A further example of the formation of an exhaust hose assembly 280 with dual internal diameters over its length is shown in the alternative embodiment of FIG. 7. Hose assembly 280 includes an exhaust line 282 and a coaxially disposed supply line 288. In the illustrated embodiment, exhaust line 282 includes an outer layer 284 and an inner layer 286 of dissimilar materials. Exhaust line 282 includes a proximal portion 292 adapted to be positioned adjacent motor 11 having a first internal diameter and a first external diameter, a distal portion 296 spaced from motor 11 and having a second, larger internal diameter and a second, larger external diameter. A transition area 294 having tapering internal and external diameters extends between the proximal portion 292 and the distal portion 296. As exhaust air flows within passage 290 in the direction of arrow A it may encounter the transition area 294 where it can undergo an expansion to a reduced pressure. As the exhaust air continues, it may undergo a further expansion as it enters distal portion 296. The gradual expansion of the exhaust air may tend to reduce audible sound in the hose assembly. Further, the use of dissimilar materials for the outer layer 284 and inner layer 286 may also contribute to attenuating sound and vibration in the system. As described above, inner layer 286 may extend only a relatively short distance from the motor. Moreover, proximal portion 292 may have a length extending from the motor (e.g. 18 to 24 inches) such that the larger diameter distal portion 296 is spaced from the motor. It will be understood that the surgical access to a patient is often limited and the application of the present invention to a surgical dissection tool may permit increased visualization and working area by decreasing the diameter of the hose assembly immediately adjacent the dissection tool.

FIG. 8 illustrates still a further embodiment of the present invention. Hose assembly 302 has an exhaust hose 304 formed of an outer layer 306, an intermediate layer 308 and an inner layer 310. The exhaust hose 304 defines a passage 312 about supply line 314. In a preferred aspect, intermediate layer 308 is a stiffer or more dense material that exhibits enhanced sound attenuation characteristics. Inner layer 310 may contribute to sound attenuation as a dissimilar material but is also selected from materials that are substantially impermeable to oil or other lubricants. Examples of such materials that may be suitable, but without limitation to further alternatives, include rubber, VITON® material, fluorosilicone, and PTFE. In some applications, it is desirable that outer layer 306 is formed of silicone which may tend to allow at least some oil to penetrate the material. Overtime, this oil may accumulate making the silicon tube slippery to the user and more prone to attract debris. As previously described, one or more of the layers may be eliminated as the hose extends from the motor. As an example, intermediate layer 308 may be eliminated approximately 18 to 24 inches from the motor, while the other two layers are continued over the length of the hose. In a preferred aspect, outer layer 306 is silicone, intermediate layer 308 is PTFE, and the inner layer 310 is VITON® material.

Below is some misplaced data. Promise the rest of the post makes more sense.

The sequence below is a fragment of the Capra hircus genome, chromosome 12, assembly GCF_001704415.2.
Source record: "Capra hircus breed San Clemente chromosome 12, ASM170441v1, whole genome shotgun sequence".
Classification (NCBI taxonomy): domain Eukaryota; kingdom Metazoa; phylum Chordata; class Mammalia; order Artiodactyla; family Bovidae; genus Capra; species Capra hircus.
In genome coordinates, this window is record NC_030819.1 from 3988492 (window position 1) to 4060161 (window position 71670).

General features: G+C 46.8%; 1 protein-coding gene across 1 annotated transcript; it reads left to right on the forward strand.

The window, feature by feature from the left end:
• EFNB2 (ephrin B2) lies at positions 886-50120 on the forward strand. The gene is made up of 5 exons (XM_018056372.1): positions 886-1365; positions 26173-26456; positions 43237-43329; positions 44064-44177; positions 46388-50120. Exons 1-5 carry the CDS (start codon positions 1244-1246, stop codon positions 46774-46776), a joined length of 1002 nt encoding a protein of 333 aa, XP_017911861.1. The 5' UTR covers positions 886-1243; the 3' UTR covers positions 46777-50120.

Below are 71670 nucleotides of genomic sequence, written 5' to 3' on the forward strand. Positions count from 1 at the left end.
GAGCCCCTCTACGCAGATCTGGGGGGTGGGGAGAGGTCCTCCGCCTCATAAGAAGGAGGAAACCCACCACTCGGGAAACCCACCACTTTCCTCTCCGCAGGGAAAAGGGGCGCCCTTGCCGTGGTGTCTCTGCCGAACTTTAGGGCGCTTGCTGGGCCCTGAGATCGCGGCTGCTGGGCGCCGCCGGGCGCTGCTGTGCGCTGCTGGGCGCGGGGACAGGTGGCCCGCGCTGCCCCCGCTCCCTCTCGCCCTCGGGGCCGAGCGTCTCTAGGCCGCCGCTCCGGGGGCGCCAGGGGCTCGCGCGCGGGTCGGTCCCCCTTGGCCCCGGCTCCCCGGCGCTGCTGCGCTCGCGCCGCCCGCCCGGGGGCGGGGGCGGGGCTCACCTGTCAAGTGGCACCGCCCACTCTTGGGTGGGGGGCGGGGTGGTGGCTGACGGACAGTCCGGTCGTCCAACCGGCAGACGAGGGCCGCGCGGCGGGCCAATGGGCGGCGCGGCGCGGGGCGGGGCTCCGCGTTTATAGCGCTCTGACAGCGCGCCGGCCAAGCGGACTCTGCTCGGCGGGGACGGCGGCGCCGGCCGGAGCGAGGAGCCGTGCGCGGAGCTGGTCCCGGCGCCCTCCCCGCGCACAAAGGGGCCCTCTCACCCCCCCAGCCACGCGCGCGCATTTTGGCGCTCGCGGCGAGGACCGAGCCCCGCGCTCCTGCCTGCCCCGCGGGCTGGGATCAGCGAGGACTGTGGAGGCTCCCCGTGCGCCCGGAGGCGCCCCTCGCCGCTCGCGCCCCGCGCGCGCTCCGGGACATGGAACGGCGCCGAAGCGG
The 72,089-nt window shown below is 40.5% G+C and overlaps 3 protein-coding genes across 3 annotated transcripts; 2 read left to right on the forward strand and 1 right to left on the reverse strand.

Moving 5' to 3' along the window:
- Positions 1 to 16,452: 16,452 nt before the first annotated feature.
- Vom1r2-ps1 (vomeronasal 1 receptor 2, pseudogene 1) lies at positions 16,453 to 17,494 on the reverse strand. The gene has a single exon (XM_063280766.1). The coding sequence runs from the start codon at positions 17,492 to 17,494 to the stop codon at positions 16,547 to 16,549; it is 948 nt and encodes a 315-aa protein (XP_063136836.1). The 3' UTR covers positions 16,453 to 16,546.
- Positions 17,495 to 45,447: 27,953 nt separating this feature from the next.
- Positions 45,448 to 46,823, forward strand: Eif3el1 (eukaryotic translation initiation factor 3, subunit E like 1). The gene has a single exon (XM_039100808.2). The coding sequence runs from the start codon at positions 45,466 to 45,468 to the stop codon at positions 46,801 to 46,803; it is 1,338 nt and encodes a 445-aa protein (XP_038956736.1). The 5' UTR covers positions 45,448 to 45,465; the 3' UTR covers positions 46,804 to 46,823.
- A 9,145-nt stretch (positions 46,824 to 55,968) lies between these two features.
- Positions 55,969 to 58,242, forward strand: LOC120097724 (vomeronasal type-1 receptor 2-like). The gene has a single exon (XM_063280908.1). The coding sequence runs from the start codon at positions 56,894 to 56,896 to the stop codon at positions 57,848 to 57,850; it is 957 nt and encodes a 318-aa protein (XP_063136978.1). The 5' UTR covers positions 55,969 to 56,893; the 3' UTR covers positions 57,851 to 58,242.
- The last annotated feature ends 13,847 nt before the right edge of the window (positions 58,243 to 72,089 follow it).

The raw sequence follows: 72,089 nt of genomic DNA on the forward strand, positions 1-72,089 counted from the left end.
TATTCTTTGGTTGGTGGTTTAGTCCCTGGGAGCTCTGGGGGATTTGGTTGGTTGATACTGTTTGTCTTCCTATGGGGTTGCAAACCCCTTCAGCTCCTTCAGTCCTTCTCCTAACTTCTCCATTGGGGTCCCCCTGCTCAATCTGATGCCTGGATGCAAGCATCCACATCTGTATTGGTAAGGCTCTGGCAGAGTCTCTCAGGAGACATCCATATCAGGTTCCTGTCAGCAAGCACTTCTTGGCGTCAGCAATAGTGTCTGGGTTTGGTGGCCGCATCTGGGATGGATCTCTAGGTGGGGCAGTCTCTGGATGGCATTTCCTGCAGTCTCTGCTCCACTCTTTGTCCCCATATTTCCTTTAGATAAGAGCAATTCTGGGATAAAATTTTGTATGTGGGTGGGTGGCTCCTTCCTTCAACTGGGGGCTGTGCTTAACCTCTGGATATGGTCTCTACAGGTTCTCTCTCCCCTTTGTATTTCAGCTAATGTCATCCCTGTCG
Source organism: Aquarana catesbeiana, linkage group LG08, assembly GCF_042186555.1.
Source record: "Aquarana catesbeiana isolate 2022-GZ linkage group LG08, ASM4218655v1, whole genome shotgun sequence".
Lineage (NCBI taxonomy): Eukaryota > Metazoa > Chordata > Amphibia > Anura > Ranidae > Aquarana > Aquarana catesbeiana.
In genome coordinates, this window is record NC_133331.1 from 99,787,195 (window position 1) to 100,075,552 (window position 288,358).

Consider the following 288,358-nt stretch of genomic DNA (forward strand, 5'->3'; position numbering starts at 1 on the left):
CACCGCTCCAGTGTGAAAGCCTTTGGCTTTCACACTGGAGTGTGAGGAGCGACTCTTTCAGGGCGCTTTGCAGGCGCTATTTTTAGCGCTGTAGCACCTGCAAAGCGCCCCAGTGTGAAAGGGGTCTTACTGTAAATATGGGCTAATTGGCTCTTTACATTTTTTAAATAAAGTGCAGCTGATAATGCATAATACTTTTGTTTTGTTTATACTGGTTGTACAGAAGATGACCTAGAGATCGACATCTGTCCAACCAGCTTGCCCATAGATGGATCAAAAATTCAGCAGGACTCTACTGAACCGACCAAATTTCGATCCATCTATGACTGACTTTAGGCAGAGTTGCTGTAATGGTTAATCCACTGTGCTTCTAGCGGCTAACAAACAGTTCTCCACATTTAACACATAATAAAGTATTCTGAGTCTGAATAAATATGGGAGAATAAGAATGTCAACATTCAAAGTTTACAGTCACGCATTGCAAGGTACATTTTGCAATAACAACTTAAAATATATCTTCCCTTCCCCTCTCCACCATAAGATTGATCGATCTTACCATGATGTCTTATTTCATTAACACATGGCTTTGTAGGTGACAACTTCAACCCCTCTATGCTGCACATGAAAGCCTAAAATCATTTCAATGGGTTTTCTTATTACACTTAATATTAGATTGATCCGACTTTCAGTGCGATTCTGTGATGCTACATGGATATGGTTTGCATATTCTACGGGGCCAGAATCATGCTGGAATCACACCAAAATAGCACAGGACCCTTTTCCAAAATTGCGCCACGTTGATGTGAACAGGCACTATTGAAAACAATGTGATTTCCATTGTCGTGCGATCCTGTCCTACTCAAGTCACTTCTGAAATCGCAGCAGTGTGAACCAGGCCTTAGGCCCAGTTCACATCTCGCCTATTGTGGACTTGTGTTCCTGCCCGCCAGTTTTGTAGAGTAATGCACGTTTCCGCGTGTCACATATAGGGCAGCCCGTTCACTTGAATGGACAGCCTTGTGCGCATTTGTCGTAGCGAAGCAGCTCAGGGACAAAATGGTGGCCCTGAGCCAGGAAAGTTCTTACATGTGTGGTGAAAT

Alternative configurations of the present invention are contemplated herein. Some examples include the modification or substitution of material in any or all of the above described embodiments. For example, in FIG. 3 the outer layer 204 may be formed of a silicone material and the inner layer 206 may be formed of a silicone material having different durometers or hardnesses. Still further, the inner layer 206 may be formed of VITON® material thereby acting as a sound attenuation member and a barrier to lubricant penetration into the outer tube. In a preferred aspect, the at least two layers of dissimilar material forming the exhaust hose create a discontinuity in the material properties generating an acoustic impedance mismatch that tends to absorb rather than transmit vibrations or audible sound.

The description of the invention is merely exemplary in nature and, thus, variations that do not depart from the gist of the invention are intended to be within the scope of the invention. Such variations are not to be regarded as a departure from the spirit and scope of the invention.

Patent Citations
Cited PatentFiling datePublication dateApplicantTitle
US3185182 *Nov 16, 1964May 25, 1965Dayco CorpReinforced flexible conduit
US3404445 *May 23, 1966Oct 8, 1968Oldberg Mfg CompanyMethod of forming a sound attenuating and gas passage tube construction
US4009382Feb 3, 1975Feb 22, 1977Nath GuentherFlexible light guide, particularly for medical/dental use
US5600752 *Mar 11, 1994Feb 4, 1997Industrial Design Laboratories, Inc.Flexible gas hose assembly with concentric helical tube members having reinforcement spring coils
US6481466 *Apr 20, 1999Nov 19, 2002Mark C. DieboltHose assembly useful in the transport of hot fluids
US6913112 *Feb 5, 2003Jul 5, 2005Arvin Technologies, Inc.Noise attenuation assembly
Referenced by
Citing PatentFiling datePublication dateApplicantTitle
US20110093068 *Oct 20, 2010Apr 21, 2011Werblin Research & Development Corp.Capsule capture snare
WO2011050133A1 *Oct 21, 2010Apr 28, 2011Werblin Research & Development Corp.Capsule capture snare
Classifications
U.S. Classification606/1, 138/124, 181/175
International ClassificationA61B, F01N1/10, A61B17/00, F16L11/10, F21V9/02, A61C1/05, A61B17/16
Cooperative ClassificationA61C1/052, A61B17/1613, F16L11/26, F16L11/20, A61B2017/00544, A61B17/1633
European ClassificationA61B17/16D14, A61C1/05B, A61B17/16D, F16L11/26, F16L11/20
Legal Events
DateCodeEventDescription
Apr 30, 2003ASAssignment
Owner name: MEDTRONIC, INC. (D/B/A MEDTRONIC MIDAS REX), MINNE
Free format text: ASSIGNMENT OF ASSIGNORS INTEREST;ASSIGNORS:TIDWELL, DURRELL G.;JONES, TIMOTHY S.;REEL/FRAME:014003/0779
Effective date: 20030408
Jul 21, 2011FPAYFee payment
Year of fee payment: 4
Aug 19, 2015FPAYFee payment
Year of fee payment: 8